With barely seconds to spare before the Major League Baseball non-waiver trade deadline clock expired, the Milwaukee Brewers made a significant trade. It wasn’t for a starting pitcher and it wasn’t for a catcher. Instead, it was for Jonathan Schoop — a second baseman — causing a logjam in the infield, much like the one the Brewers dealt with earlier this season in the outfield. We could talk about how trading for Mike Moustakas and Schoop is redundant, and how Milwaukee’s infield defense will likely suffer. We could talk about that. But I don’t want to talk about that or about where everyone will play, as that will surely figure itself out like most things in life do.
I want to talk about Jonathan Schoop, the hitter.
Schoop comes to Milwaukee with a 0.7 WAR, a 90 wRC+ and a 3.3 walk percentage. I picked those three numbers because they’re important when it comes to evaluating a player, but also because they’re not favorable. At first glance, Schoop doesn’t look like much of an offensive upgrade, especially considering his numbers are very similar to Tyler Saladino‘s stat line.
Granted, Schoop has nearly 250 more plate appearances than Saladino, but the numbers say Saladino has had the better season up to this point. Still, the Brewers optioned out Saladino in favor of Schoop, and honestly, it makes sense.
The 26-year-old second baseman is having a down season, which is especially rough considering the year he put together in 2017 when he put up nearly 4 WAR. Ryan Braun hasn’t been worth 4 WAR since 2012. Travis Shaw never has. The Brewers just added a player capable of providing four more wins than the league-average replacement player for this year’s playoff run and all of next season for a relatively cheap price. There’s no doubt Schoop upgrades Milwaukee’s offense now and in the immediate future.
Schoop went deep 32 times last year, and 25 times the year before that. He started off the season slow but has been Targaryen hot as of late, evidenced by his seven home runs over his past 10 games. He’s starting to become the player he was a year ago, and Miller Park will only aid him in that journey. Also, consider this: Schoop is hitting the ball in the air 38 percent of the time, yet his home-run-to-fly-ball ratio is down nearly two percent from his breakout season. Hopefully, Miller Park helps that positively regress.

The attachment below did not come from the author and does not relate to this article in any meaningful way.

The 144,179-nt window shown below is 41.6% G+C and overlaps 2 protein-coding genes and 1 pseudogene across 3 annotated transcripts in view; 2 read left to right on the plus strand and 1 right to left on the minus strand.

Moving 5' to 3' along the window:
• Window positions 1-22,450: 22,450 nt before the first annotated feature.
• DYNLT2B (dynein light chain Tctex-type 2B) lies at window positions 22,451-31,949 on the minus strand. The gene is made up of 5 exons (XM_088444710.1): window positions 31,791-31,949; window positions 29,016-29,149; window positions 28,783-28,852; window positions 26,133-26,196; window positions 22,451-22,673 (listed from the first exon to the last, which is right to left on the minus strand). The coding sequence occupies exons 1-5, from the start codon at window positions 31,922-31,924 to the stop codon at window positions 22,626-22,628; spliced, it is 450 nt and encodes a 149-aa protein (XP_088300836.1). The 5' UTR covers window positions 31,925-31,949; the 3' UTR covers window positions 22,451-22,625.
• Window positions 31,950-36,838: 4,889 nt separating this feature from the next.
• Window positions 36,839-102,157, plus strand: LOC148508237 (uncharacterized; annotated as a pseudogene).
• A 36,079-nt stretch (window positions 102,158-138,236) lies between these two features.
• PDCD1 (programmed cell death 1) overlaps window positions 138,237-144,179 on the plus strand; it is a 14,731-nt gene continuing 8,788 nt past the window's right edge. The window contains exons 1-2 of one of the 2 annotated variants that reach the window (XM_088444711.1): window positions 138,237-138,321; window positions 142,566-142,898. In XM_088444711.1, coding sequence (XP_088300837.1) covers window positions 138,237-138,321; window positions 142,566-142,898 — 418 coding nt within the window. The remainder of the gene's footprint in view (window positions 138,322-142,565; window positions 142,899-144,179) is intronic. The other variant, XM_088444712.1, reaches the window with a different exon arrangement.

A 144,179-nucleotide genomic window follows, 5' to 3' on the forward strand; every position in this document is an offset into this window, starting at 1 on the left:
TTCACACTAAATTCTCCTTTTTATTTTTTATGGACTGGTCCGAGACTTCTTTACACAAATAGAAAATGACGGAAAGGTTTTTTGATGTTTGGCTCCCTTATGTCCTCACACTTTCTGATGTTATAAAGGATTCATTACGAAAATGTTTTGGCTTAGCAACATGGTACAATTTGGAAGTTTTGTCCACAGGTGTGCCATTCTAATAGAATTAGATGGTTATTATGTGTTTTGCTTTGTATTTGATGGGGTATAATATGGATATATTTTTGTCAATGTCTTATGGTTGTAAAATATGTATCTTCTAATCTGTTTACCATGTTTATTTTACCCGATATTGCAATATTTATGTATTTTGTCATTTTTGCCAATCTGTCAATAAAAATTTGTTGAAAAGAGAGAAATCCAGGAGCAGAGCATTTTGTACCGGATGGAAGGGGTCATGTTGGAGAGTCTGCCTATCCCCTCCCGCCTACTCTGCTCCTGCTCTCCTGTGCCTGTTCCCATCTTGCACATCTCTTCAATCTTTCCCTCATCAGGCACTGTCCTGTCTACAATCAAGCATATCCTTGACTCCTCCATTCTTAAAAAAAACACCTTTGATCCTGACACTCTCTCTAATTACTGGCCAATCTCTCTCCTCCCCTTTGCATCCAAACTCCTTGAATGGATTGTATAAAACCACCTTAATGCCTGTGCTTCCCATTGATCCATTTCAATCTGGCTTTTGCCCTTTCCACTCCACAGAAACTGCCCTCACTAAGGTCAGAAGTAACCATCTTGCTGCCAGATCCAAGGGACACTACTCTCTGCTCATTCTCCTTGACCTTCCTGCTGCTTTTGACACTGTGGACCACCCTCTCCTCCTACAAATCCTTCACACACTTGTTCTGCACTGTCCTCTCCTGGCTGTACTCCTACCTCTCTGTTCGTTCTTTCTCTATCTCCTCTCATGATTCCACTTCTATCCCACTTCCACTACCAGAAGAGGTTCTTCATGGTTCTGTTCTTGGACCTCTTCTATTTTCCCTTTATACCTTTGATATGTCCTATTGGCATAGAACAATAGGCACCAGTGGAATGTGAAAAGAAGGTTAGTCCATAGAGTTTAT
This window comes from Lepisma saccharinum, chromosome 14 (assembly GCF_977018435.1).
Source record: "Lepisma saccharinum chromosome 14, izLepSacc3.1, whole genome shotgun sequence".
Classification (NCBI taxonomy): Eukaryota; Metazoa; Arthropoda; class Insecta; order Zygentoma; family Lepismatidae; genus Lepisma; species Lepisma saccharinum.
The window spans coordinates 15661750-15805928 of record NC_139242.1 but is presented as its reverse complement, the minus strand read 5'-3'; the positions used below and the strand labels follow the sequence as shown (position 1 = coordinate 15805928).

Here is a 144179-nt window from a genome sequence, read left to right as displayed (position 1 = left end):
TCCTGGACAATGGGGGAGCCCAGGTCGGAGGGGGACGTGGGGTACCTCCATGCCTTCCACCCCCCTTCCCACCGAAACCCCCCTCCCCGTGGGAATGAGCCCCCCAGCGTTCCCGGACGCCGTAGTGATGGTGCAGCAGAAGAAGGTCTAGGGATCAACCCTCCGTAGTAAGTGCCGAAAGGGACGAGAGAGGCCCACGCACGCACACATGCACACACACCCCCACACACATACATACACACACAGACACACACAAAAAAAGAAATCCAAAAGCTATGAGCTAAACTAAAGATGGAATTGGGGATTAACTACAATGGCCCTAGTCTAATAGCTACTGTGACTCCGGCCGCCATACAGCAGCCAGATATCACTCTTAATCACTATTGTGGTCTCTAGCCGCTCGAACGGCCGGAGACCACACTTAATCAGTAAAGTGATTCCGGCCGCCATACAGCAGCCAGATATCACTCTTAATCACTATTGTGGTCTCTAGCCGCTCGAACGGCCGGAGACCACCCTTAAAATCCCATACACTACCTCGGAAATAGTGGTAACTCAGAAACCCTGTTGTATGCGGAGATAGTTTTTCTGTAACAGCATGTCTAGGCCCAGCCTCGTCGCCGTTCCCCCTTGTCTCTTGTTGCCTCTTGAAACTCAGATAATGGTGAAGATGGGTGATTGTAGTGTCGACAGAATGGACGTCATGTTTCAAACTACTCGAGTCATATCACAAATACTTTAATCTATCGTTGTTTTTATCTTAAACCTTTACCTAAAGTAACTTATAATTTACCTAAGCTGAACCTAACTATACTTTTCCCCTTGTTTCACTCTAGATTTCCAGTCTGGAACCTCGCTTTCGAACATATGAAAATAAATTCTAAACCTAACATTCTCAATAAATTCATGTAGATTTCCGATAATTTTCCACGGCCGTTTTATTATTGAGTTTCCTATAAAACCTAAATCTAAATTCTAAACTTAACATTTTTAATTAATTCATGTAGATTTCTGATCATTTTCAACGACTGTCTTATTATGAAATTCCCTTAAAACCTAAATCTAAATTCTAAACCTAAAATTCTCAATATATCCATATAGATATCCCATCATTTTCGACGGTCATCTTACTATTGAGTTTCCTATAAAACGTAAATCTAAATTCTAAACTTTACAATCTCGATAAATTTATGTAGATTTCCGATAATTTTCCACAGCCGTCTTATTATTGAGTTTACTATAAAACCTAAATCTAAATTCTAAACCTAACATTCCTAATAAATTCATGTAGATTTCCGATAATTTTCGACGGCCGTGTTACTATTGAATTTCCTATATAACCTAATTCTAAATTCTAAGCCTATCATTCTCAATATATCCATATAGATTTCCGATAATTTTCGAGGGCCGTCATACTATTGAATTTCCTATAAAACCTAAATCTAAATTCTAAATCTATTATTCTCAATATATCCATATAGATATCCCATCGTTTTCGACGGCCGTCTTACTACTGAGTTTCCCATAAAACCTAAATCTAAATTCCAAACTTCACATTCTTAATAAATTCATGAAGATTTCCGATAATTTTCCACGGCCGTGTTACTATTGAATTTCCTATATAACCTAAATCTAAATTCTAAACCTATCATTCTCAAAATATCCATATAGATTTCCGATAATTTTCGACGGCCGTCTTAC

Schoop’s power is undeniable, but if you’re looking for someone who gets on base a lot, Schoop’s not your guy. Schoop’s .338 OBP in 2017 was a career high by a mile, and that was largely due to a .330 BABIP — also a career best. His walk rate flirts with three percent nearly every year, and that’s somewhat of a problem. Of qualified hitters in 2018, Schoop currently has the third-lowest walk rate, as only Dee Gordon and Salvador Perez have walked fewer times. That could change, though. The Brewers preach patience at the plate, and that could easily and quickly rub off on the newest member of the team. The Brewers walk 8.7 percent of the time, or the 14th-most in MLB. That’s the middle of the pack, sure, but the Orioles — Schoop’s former team — walk just 7.4 percent of the time. That’s the 26th-worst mark in baseball. Don’t be surprised if we see an uptick in Schoop’s walk rate soon, simply because he changed teams.
The Brewers’ infield — in terms of offensive output — was one of the worst in baseball. Jonathan Villar was in the midst of a second-consecutive down year, Brad Miller showed very little at the plate during his brief tenure in Milwaukee, Orlando Arcia has a 27 wRC+ and Hernan Perez is the same as he’s ever been. But now, with Schoop and Moustakas joining Jesus Aguilar/Eric Thames and Shaw in the infield, the Brewers have one of the best all-around offenses in baseball, at least on paper They still don’t come close to competing with the fire powers in the American League, but one could argue they have the best lineup in the NL. David Stearns improved his team in an unconventional way and sacrificed defense in the process, but with shifts and Milwaukee’s 10th-highest strikeout rate from its pitchers limiting the balls in play, rarely will the flaws in the defense show. Stearns may have just found a market inefficiency.
Personally, I would’ve preferred Brian Dozier over Schoop, though that extra year of Schoop control is pretty darn appealing. There’s only one thing we need to concern ourselves with when it comes to analyzing Schoop: does he make the Brewers a better team?
The answer is unequivocally yes.